Fact: One in 10 adults will have a seizure at least once in their life.

65 million people in the world have epilepsy.

More than 130,000 people in Greater Chicago have epilepsy.

purple-ribbon-150November was National Epilepsy Awareness Month and throughout the month the Chicago Wolves were committed to helping draw attention to epilepsy, and inform their fans about what this condition means for those who suffer from it.

Some in the Wolves family have experienced first-hand what challenges, and tragedies, epilepsy can bring. General manager Wendell Young’s 22-year-old son, Matthew, was diagnosed with epilepsy last summer. His family’s story appeared in the November issue of Breakaway.

At each home game in November, a Wendell Young item was auctioned with proceeds benefiting the Epilepsy Foundation of Greater Chicago.

Wolves right wing Mark Mancari experienced the ultimate loss as a teenager when his best friend died from epilepsy. He shared that story on ChicagoWolves.com.

In a show of support as the Wolves raised awareness about epilepsy, Heidenhein donated $500 to the Epilepsy Foundation of Greater Chicago for each win the Wolves earned on the ice from Nov. 16 – 30.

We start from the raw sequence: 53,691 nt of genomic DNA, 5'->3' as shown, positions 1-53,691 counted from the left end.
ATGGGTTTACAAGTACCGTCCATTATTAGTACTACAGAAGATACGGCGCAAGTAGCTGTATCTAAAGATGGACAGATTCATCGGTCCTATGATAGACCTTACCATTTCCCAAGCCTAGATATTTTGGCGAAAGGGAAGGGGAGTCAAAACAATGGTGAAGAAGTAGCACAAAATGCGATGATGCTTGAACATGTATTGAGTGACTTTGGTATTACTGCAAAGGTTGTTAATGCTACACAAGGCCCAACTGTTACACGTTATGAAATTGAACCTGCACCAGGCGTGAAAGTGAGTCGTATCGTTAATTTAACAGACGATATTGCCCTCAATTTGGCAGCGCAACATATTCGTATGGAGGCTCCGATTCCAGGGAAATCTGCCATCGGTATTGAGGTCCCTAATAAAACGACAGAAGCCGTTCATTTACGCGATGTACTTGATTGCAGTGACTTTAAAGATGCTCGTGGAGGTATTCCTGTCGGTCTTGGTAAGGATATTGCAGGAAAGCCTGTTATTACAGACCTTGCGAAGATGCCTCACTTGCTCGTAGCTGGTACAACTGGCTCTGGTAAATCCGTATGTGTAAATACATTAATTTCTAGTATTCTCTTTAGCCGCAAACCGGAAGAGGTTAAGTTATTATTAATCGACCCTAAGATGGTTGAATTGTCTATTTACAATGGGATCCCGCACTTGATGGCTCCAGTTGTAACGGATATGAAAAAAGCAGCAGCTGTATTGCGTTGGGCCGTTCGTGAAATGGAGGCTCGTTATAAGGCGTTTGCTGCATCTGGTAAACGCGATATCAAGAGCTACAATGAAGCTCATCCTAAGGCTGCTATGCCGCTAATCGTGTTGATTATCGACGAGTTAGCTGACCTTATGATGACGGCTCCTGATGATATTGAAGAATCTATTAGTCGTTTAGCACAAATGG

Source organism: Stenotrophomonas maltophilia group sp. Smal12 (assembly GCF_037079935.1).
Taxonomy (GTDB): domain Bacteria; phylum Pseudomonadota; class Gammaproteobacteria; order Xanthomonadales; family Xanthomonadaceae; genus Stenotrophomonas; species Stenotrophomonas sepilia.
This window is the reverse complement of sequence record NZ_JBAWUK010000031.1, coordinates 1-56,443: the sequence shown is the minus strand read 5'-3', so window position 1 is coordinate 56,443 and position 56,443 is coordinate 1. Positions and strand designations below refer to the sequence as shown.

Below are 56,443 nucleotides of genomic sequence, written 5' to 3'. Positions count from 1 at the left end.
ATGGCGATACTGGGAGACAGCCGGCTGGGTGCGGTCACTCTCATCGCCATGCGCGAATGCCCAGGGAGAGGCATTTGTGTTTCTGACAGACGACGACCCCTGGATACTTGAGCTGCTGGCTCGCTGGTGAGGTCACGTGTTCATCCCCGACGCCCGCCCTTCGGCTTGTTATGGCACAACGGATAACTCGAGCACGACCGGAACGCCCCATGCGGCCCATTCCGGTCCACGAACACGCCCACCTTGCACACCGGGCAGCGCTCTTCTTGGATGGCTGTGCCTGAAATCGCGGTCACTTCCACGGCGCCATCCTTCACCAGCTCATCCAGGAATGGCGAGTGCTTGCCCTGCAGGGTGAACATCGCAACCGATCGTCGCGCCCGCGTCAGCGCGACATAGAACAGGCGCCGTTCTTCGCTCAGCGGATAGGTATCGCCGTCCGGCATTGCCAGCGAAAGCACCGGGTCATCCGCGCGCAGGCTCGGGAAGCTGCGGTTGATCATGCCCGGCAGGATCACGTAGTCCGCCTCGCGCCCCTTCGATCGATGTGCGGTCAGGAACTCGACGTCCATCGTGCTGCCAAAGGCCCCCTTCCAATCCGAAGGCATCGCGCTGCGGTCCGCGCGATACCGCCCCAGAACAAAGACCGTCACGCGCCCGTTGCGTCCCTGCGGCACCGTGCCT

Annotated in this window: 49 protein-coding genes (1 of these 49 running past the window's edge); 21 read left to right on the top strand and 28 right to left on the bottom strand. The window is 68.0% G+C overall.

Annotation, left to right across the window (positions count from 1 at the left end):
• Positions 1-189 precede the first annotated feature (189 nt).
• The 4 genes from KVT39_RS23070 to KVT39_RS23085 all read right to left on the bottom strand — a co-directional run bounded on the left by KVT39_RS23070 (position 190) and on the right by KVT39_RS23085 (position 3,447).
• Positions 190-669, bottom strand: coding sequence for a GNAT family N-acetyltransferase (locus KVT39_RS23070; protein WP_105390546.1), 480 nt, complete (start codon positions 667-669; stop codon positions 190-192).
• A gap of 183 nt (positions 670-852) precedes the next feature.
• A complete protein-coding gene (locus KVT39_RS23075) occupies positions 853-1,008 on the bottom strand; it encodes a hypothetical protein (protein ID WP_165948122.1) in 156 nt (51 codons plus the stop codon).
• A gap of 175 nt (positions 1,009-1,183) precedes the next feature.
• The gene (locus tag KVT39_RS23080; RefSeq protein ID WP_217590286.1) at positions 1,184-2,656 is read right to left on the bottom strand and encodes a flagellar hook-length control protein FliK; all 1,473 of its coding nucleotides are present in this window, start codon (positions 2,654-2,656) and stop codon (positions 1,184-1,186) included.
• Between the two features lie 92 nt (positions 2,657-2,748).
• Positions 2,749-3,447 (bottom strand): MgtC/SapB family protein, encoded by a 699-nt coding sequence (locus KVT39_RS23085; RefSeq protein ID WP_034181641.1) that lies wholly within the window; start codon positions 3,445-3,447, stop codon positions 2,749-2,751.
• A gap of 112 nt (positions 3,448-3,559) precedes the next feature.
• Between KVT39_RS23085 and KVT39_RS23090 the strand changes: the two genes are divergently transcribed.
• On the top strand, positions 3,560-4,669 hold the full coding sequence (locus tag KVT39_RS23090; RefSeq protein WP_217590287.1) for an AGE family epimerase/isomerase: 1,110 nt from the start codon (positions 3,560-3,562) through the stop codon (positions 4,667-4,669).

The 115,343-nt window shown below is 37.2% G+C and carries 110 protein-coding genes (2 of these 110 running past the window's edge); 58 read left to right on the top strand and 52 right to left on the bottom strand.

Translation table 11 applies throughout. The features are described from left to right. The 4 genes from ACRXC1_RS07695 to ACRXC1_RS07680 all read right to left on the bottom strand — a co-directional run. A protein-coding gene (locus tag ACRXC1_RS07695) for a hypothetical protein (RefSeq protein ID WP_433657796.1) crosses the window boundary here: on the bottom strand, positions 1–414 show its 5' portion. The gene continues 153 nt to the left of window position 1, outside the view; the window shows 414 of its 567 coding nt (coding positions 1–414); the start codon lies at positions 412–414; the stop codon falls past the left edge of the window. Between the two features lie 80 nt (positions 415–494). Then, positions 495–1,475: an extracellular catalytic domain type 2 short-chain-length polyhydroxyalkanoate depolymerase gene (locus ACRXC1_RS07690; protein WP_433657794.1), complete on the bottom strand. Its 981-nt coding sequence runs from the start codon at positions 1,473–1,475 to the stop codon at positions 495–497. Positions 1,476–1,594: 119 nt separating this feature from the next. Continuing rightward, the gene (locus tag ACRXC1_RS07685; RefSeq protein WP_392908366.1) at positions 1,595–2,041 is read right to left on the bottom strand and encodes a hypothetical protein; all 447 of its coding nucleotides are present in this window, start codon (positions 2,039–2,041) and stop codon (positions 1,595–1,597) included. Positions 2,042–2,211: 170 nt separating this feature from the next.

Chicago Wolves right wing Mark Mancari was just a teenager when he left home in London, Ontario to travel to Ottawa and play for the Ontario Hockey League’s Ottawa 67’s. Despite the six hours separating his old and new residences, Mancari stayed close to his childhood best friend, Christian Kaiser. Which only made the phone call he got one afternoon all the more difficult to take.


He never expected it, but since Chicago Wolves general manager Wendell Young learned his son has epilepsy, his family has begun a new journey of education and diligence.